Supreme Court Case Winner Challenges Rejected Michigan Applicant to Affirmative Action Debate

Brooke Kimbrough always dreamed of becoming a University of Michigan Wolverine. Her score on the AC...

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Brooke Kimbrough always dreamed of becoming a University of Michigan Wolverine. Her score on the ACT--a college readiness evaluation test--dwarfs the scores of most of her classmates. Earlier this month, she was part of a winning team at the National Urban League Debate Championship in Washington, D.C. Last week, she became a powerful symbol for exactly how Michigan's race-blind college admissions policies have failed.

Related: Student Stages Protest Against Rejection from University of Michigan





In December, the University of Michigan informed Kimbrough that her application for admission had been wait-listed. Two months later, she received the letter that she had not been accepted. But instead of conceding defeat, Kimbrough decided to fight. Today she hopes that her story will highlight how Michigan's current approach to race in admissions fails exceptional students of color. Black students comprise just 4.6 percent of the 2012 freshman class; in 2008, the number was 6.8 percent.

Over the course of this year I had the honor of working with University Preparatory Academy debate coach Sharon Hopkins, who guided Kimbrough and her partner, Rayvon Dean, to victory. Shortly after her team won the debate championship, I spoke with Kimbrough about her protest of U-M’s admission policy.

"This isn't about me," Kimbrough told me. "That's not why I'm doing this. The real problem is when students are denied and don't speak up, don't question the system that failed them." To that end, Kimbrough has joined with the Coalition to Defend Affirmative Action, Integration, and Immigrant Rights and Fight for Equality By Any Means Necessary (BAMN) to advocate for the rights of black students in admissions and on campus.

Nearly fifteen years ago, Jennifer Gratz, a white high school senior, was denied admission to the University of Michigan. Rather than keeping quiet, she also fought. Gratz began by mounting a coordinated legal and media battle to challenge her rejection. In 2003, the Supreme Court ruled in her favor, and its decision in Gratz v. Bollinger ended the university's system of preferential admission based on race. Encouraged by this victory, Gratz and other opponents of affirmative action went on to champion a statewide ballot initiative that completely banned any use of race as a criteria for admissions at Michigan's public universities.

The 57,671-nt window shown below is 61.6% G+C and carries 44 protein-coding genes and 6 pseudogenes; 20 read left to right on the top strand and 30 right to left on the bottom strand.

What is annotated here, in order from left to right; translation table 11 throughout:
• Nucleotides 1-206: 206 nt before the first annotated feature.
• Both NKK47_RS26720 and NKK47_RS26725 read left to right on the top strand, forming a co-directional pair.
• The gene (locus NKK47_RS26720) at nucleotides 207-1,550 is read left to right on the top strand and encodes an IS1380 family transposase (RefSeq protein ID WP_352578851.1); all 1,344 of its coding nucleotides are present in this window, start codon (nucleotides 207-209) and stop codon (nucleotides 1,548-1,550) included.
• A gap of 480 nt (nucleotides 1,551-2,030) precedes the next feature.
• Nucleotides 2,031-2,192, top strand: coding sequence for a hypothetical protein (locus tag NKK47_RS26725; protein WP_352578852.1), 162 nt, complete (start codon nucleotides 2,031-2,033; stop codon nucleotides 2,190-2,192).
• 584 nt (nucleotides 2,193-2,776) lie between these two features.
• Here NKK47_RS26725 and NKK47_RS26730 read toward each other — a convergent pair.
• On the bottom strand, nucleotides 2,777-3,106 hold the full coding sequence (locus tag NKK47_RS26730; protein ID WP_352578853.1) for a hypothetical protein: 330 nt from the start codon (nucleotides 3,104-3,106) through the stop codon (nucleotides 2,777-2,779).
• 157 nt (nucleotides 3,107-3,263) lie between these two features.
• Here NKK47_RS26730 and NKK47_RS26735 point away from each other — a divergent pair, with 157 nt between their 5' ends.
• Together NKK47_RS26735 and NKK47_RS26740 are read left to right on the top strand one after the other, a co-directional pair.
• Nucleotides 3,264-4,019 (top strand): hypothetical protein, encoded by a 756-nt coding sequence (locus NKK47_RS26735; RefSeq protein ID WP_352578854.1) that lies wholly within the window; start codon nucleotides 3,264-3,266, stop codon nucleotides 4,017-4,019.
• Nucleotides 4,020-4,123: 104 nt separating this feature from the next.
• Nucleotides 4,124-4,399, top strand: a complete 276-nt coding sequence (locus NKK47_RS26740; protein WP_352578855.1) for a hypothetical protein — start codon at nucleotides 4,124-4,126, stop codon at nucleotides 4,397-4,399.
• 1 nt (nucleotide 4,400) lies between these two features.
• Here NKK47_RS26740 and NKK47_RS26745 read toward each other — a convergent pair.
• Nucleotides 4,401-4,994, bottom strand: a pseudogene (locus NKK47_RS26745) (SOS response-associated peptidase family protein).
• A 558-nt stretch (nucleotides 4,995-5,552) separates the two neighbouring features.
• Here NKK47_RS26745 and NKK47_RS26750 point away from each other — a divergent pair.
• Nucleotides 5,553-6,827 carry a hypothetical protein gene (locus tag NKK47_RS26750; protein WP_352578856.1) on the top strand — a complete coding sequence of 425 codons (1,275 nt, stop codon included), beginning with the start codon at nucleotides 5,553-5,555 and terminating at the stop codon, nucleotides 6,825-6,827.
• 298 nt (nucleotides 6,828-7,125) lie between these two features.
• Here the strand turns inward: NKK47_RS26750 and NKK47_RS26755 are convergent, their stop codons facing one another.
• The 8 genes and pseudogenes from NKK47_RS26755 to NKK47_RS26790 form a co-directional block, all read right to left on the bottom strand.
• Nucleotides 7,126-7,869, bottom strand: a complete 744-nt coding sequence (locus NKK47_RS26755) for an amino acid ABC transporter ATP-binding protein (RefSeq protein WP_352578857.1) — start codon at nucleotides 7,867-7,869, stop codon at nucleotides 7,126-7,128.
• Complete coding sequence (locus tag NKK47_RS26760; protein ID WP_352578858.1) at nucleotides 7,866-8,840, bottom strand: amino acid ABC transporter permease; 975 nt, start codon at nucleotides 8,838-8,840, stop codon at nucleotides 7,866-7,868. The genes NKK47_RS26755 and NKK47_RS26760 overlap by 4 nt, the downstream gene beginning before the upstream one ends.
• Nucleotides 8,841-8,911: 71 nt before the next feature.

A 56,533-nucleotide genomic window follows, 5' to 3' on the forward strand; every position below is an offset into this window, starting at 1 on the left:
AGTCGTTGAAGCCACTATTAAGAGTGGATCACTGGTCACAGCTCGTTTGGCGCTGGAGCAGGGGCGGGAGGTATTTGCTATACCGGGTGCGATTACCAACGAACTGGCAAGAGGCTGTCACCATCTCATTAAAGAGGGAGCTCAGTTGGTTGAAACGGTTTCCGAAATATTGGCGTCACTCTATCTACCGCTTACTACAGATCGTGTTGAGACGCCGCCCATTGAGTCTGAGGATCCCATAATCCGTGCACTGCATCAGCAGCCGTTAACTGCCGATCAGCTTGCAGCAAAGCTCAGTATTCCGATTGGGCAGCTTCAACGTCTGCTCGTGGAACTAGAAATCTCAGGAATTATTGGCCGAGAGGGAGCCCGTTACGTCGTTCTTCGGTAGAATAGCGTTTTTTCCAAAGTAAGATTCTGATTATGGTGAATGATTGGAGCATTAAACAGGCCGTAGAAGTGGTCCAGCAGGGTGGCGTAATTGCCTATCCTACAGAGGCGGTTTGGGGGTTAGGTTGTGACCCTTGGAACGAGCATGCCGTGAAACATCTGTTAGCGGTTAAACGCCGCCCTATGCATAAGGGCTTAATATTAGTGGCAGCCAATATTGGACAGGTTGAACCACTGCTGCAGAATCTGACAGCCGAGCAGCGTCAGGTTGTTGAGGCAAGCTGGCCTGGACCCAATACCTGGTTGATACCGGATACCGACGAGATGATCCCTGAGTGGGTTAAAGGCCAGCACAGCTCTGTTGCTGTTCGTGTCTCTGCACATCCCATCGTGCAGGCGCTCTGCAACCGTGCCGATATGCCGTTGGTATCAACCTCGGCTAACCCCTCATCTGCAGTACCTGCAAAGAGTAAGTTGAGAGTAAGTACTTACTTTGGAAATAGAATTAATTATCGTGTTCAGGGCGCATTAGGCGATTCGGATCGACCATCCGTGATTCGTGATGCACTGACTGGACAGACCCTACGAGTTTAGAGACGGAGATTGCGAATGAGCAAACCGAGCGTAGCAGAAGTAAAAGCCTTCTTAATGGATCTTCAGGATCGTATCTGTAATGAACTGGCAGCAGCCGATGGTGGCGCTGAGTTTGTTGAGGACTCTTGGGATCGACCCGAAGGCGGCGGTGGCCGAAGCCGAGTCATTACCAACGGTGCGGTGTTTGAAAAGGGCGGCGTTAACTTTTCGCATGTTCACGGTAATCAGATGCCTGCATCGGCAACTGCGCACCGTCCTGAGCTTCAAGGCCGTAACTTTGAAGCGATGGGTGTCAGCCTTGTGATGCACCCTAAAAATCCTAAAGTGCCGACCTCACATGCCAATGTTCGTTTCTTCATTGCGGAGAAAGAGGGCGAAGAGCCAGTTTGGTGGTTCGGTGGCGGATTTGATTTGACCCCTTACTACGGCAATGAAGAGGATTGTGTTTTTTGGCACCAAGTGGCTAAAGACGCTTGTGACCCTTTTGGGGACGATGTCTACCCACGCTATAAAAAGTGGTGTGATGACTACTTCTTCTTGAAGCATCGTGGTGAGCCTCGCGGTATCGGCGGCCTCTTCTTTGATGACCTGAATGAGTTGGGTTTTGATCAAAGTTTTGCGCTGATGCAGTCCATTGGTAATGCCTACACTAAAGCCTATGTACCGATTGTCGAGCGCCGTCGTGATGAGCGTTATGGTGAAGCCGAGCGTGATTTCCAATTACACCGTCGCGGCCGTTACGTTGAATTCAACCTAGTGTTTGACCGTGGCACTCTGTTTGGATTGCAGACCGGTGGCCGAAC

At U-M, the years following the high court’s decision have seen a precipitous drop in the number of African-American students. For Kimbrough, who uses discussions of racial privilege and cultural politics in her debate competitions, her rejection from Michigan became an opportunity to highlight a concrete instance of colorblind discrimination.

While both Gratz and Kimbrough fought their decisions, Jennifer Gratz bristles at comparisons. "I fought for all applicants to be treated equally--as individuals, without regard to race," Gratz said in a comment on the Detroit News website. “This woman is standing up for group rights and asking for preferential treatment based on race while others are discriminated against, she wants unequal treatment. Ms. Kimbrough is fighting because she wasn't accepted; I fought because of discrimination in the admissions process, a major difference."

What critics of affirmative action like Gratz don't talk about, and what they are deeply invested in keeping hidden, is the racial violence and culture of white aggression that intensifies and pervades campus life for students of color when affirmative action policies are taken away. This dirty secret was blown apart earlier this year when University of Michigan's Black Student Union decided that they'd had enough, launching the viral Twitter campaign known as #BBUM (Being Black at U-M). Stories ranged from hurtful micro-aggressions to racial slurs to threats of physical violence. Overall #BBUM highlighted the dysphoria of a campus population of color whose number is in steep decline.

But so incensed is Gratz, 37, that she has challenged Kimbrough, 17, to a public debate on the issue of affirmative action, according to the Detroit Free Press. In an apparent attempt to appear gracious, Gratz, citing her potential opponent's youth and inexperience, offered to allow Kimbrough to include a BAMN representative on her side of the debate.

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